Affordable Healthcare?

The Affordable Health Care Act has been widely promoted by the Obama Administration as a means of addressing the Health Care crisis in the USA. It was passed in 2010 amid great protest across the nation. It was only passed because the Democrat party held a majority in both houses of Congress at the time. The Republicans now hold the majority in the House of Representatives, and have been roundly blamed in the press for forcing a government shutdown in a vain attempt to cancel the new health care plan.

Since I have many international friends, some of whom have asked me what Americans think of the Obama administration and of the health care proposal I thought I would share a little bit of my story.

I am self-employed with a young family. I have always arranged my own medical insurance. For the last ten years I have been insured through Anthem Blue Cross in Virginia. During the last year my policy premium for a family of two adults and three children has been an affordable payment per month of several hundred dollars for a policy that carries a $1,500 deductible per individual (meaning, for non-American readers, that we have to pay the first $1,500 of medical expenses per individual before the insurance begins to cover part of the cost) and a maximum family out-of-pocket expense of $10,000 for a year. My current policy will expire on February 1st, 2014. During the past summer I received a letter from Anthem telling me that when my existing policy expired I would not be able to renew it. I would however be able to find out what the company’s new policy offerings would be after October 1st when the new national health care exchange system went live.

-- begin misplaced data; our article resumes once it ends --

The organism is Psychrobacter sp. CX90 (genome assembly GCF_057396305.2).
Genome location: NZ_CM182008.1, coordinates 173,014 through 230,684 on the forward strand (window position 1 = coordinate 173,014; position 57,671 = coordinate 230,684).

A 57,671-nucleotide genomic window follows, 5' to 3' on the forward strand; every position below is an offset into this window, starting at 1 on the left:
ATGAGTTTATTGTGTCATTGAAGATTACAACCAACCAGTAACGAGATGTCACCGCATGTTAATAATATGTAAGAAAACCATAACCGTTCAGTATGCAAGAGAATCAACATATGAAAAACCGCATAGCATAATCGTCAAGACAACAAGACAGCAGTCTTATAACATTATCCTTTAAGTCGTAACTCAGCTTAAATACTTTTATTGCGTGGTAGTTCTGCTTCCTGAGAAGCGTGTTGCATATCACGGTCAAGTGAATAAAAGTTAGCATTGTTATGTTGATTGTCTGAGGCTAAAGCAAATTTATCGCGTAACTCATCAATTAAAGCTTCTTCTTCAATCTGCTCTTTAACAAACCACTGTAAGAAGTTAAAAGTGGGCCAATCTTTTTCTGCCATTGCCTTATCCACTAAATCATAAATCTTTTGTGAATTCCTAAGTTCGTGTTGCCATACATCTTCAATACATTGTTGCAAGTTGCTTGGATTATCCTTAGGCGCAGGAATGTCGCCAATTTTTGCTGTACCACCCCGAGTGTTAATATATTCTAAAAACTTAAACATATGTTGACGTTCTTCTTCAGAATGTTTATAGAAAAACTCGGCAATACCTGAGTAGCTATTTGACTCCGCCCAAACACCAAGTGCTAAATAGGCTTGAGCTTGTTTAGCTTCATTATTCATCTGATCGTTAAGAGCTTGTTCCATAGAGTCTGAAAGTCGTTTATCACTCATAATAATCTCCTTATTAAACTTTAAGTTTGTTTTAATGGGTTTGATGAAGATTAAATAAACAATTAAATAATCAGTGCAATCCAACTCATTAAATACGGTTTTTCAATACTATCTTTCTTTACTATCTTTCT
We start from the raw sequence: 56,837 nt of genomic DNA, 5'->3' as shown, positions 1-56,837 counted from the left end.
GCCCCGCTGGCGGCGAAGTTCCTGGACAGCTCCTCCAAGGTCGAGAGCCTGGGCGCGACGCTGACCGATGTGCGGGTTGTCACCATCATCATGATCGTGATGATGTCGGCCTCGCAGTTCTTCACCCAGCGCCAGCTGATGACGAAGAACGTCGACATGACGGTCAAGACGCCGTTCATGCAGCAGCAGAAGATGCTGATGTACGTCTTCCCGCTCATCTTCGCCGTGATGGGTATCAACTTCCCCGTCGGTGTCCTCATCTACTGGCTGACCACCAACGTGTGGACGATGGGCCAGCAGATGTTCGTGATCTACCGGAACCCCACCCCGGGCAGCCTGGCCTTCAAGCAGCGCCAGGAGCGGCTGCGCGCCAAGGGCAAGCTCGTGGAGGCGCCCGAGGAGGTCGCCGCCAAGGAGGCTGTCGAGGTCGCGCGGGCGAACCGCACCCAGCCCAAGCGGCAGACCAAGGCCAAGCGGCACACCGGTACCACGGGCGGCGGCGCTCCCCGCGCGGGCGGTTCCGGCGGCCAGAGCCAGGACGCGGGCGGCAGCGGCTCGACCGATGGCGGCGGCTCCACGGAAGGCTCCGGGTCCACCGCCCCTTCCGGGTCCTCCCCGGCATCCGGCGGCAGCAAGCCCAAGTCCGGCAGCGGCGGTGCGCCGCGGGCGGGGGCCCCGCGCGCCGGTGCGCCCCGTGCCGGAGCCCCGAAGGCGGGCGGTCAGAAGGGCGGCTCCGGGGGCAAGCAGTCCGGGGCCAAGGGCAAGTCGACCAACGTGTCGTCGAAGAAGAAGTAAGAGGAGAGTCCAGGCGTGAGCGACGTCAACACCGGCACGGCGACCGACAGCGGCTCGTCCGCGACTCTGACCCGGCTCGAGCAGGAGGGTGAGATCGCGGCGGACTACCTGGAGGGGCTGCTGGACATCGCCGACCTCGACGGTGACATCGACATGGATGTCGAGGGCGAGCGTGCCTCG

Wanting to take learn about the new healthcare system I registered for an account at http://www.healthcare.gov on August 6th to be prepared for October 1st. To date, I have not been able to log in to the system, and have begun to collect a record of all my interactions with the help desk.

On October 1st Anthem began making available on their website the details of their offerings for health insurance for 2014. Having talked with an agent, who was far more helpful than anyone I have either texted with or talked with at healthcare.gov, I learned that the new policy most comparable to my current one ($1,500 individual deductible, $11,000 max out of pocket) will cost me well over a thousand dollars per month. The new premium represents a 214% increase over 2013! I also note from the Anthem policy quote that the premium includes both a fee toward the cost of the health exchange and an excise duty levied on the insurance companies.

I looked back through my financial records and learned that the cost of this policy alone is 25% more than the total I have spent on health care for my family (policy premium and out-of-pocket combined) than the most expensive healthcare year I experienced in the past ten years. It represents an increase in healthcare cost of 94% over my average annual healthcare expenditure for the past ten years.

The Affordable Health Care Act was promoted as an opportunity for all Americans to obtain affordable health care (whatever that means). The White House currently carries the following statement on its website at: http://www.whitehouse.gov/economy/middle-class/making-health-care-more-affordable